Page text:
RFK Jr. Helps Launch Green Housing, Jobs Partnership

Environmental attorney Robert F. Kennedy, Jr. spoke to a crowd gathered today in the parking lot of Liberty Green, a new green affordable housing development east of downtown Louisville. Kennedy was on hand to help highlight a new federal, state, and city partnership to build more such housing, with the help of federal stimulus dollars and newly trained green collar workers.

More Energy Efficiency Stimulus Funds for KY Cities

Kentucky’s smaller cities and counties, as well as a small number of schools, will be the beneficiaries of the latest round of federal stimulus dollars aimed at improving energy efficiency. The state’s 10 largest cities and counties are already receiving direct grants from the government, so this grant of more than 10 million dollars will help fill the gap.

Agriculture Could Play Key Role in KY Energy Future

Agricultural and forestry leaders came together in Louisville this week to determine how their operations could help control the state’s greenhouse gas emissions as well as how they might contribute to Kentucky’s renewable energy goals. The University of Louisville’s Kentucky Renewable Energy Consortium organized the forum. And Consortium spokesman Cam Metcalf says participants realized the magnitude of the state’s energy needs.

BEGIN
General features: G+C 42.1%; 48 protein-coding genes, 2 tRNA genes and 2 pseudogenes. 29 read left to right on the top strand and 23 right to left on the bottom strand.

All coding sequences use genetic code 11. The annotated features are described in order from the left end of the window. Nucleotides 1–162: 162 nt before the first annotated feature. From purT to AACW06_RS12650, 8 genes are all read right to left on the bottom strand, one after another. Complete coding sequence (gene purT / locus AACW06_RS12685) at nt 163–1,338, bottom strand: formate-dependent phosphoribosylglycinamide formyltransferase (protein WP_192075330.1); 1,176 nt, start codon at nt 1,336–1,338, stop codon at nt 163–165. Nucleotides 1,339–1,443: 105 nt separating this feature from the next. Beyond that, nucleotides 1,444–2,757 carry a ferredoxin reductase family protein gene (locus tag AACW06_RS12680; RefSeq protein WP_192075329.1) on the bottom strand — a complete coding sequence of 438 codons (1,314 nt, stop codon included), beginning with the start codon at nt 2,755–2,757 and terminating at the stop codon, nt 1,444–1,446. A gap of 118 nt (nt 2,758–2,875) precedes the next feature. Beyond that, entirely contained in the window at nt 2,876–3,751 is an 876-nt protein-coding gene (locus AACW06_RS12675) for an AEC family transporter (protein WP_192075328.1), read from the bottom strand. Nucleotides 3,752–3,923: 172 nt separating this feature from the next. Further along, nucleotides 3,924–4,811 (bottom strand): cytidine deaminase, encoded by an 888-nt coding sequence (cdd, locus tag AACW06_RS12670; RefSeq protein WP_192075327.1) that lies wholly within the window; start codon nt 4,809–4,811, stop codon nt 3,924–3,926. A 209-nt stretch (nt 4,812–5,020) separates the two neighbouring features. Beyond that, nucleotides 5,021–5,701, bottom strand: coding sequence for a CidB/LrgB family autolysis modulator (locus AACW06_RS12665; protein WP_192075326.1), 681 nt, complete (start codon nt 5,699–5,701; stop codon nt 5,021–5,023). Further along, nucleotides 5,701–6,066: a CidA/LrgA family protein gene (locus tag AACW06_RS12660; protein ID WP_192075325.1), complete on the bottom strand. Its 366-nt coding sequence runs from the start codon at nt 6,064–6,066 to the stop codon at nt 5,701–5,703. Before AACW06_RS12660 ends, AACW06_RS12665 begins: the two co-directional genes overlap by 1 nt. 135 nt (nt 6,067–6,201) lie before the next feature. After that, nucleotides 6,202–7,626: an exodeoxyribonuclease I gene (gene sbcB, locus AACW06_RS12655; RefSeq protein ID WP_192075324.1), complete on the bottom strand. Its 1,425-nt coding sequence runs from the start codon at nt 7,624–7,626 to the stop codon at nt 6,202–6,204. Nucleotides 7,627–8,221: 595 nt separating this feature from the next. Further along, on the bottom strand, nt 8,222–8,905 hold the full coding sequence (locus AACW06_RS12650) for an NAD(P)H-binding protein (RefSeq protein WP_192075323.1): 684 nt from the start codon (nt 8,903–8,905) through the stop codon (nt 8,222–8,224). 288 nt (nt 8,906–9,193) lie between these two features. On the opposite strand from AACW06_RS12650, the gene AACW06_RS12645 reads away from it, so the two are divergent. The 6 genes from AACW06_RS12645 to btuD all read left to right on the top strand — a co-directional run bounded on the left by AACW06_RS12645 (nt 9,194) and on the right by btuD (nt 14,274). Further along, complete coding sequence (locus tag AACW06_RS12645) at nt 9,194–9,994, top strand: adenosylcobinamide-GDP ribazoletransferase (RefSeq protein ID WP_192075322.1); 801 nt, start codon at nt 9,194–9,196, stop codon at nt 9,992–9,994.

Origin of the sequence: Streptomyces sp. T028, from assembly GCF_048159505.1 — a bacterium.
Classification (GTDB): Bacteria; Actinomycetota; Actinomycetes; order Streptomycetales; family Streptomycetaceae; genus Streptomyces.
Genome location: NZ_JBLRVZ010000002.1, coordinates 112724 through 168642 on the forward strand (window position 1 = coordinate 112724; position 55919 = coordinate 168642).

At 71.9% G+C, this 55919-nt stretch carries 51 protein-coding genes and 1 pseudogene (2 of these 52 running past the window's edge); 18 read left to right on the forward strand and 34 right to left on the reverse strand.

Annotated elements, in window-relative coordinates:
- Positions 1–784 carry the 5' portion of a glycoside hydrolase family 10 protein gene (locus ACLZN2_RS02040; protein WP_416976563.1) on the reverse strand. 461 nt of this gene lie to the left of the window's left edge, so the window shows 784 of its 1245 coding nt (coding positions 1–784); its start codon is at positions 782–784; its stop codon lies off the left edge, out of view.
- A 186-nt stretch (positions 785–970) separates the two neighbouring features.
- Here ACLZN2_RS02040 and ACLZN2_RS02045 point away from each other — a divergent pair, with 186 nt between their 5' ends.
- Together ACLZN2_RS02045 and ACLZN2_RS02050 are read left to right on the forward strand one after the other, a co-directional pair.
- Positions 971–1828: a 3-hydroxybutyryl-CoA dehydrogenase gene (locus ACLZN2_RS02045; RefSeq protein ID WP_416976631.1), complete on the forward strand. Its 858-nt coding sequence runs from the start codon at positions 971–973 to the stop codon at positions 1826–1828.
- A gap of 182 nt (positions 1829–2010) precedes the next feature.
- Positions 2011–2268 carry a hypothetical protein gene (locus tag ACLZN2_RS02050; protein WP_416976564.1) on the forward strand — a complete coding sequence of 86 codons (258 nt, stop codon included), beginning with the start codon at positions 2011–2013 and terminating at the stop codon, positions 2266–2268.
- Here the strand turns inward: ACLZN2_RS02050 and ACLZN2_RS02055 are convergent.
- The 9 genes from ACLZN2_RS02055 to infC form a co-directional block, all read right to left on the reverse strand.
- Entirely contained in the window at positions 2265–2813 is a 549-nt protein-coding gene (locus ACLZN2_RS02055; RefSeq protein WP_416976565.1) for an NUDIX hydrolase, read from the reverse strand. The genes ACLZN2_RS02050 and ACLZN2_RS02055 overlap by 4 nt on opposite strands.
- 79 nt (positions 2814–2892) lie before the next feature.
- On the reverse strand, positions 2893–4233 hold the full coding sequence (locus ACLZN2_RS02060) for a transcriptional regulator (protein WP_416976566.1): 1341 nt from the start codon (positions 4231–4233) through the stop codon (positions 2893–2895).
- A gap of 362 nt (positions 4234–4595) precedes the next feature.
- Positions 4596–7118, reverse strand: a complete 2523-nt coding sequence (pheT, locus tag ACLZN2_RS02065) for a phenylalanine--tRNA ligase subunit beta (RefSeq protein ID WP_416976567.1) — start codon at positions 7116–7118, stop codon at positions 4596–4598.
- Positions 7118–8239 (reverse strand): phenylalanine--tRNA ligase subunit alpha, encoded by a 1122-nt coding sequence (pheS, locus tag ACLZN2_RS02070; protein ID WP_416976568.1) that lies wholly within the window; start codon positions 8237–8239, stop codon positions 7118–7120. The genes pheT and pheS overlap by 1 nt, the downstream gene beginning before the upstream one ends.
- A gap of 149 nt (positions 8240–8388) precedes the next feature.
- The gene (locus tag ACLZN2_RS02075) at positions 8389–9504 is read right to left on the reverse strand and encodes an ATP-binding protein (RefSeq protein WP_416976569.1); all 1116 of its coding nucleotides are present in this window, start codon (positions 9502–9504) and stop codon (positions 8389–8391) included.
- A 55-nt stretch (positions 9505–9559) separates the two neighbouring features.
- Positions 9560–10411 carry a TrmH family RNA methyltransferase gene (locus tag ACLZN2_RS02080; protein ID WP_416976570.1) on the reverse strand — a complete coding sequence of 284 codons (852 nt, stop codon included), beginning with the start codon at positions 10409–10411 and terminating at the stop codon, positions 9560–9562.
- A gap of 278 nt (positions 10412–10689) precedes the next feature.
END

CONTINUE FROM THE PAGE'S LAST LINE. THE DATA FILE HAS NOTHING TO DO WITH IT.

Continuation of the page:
A Good Week for the Atmosphere

Well, mostly. We did have air quality alerts here on Thursday and today (Friday), caused essentially by too many cars on the roads and high temperatures.

But on Capitol Hill, administrators and legislators alike made progress on curbing the kinds of emissions that can lead to those alerts.

Green in the Spotlight on Capitol Hill This Week

The U.S. House of Representatives is shining its legislative spotlight on the environment this week. House Democrats have been hashing out the details of the American Clean Energy and Security Act, a bill sponsored by House Energy and Commerce Committee Chairman Henry Waxman (D-Calif.) and Subcommittee Chairman Edward Markey (D-Mass.). The bill is the first climate change legislation to get environmentalists pretty excited.

Unclear How State Will Implement Energy Plan

The plan proposes creating a Renewable Energy and Energy Efficiency Portfolio Standard. It would require 25 percent of Kentucky’s energy to come from some renewable sources but also from increased energy efficiency by the year 2025. Energy and Environment Cabinet secretary Len Peters says the emphasis will be on efficiency, and power plants will not be required to meet any particular target.